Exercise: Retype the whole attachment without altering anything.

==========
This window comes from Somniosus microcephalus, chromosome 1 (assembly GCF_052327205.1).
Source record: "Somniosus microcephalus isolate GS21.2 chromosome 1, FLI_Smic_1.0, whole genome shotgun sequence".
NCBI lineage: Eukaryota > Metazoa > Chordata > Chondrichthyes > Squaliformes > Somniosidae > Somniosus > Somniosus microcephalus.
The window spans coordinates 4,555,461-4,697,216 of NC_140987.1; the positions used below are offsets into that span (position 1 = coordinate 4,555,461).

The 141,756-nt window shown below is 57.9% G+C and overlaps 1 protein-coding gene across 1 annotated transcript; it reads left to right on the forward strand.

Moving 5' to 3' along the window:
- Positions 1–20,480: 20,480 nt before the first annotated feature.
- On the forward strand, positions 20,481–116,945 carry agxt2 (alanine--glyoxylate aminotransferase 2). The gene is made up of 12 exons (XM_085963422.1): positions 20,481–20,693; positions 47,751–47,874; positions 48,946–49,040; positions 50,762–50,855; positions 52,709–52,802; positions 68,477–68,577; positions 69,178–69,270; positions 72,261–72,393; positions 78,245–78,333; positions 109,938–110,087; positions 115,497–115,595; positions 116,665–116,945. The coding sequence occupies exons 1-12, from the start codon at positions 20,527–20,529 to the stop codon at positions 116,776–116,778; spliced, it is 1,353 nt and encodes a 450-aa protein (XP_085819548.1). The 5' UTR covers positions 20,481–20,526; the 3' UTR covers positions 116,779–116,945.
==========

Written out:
This window comes from Somniosus microcephalus, chromosome 1 (assembly GCF_052327205.1).
Source record: "Somniosus microcephalus isolate GS21.2 chromosome 1, FLI_Smic_1.0, whole genome shotgun sequence".
NCBI lineage: Eukaryota > Metazoa > Chordata > Chondrichthyes > Squaliformes > Somniosidae > Somniosus > Somniosus microcephalus.
The window spans coordinates 4,555,461-4,697,216 of NC_140987.1; the positions used below are offsets into that span (position 1 = coordinate 4,555,461).

The 141,756-nt window shown below is 57.9% G+C and overlaps 1 protein-coding gene across 1 annotated transcript; it reads left to right on the forward strand.

Moving 5' to 3' along the window:
- Positions 1–20,480: 20,480 nt before the first annotated feature.
- On the forward strand, positions 20,481–116,945 carry agxt2 (alanine--glyoxylate aminotransferase 2). The gene is made up of 12 exons (XM_085963422.1): positions 20,481–20,693; positions 47,751–47,874; positions 48,946–49,040; positions 50,762–50,855; positions 52,709–52,802; positions 68,477–68,577; positions 69,178–69,270; positions 72,261–72,393; positions 78,245–78,333; positions 109,938–110,087; positions 115,497–115,595; positions 116,665–116,945. The coding sequence occupies exons 1-12, from the start codon at positions 20,527–20,529 to the stop codon at positions 116,776–116,778; spliced, it is 1,353 nt and encodes a 450-aa protein (XP_085819548.1). The 5' UTR covers positions 20,481–20,526; the 3' UTR covers positions 116,779–116,945.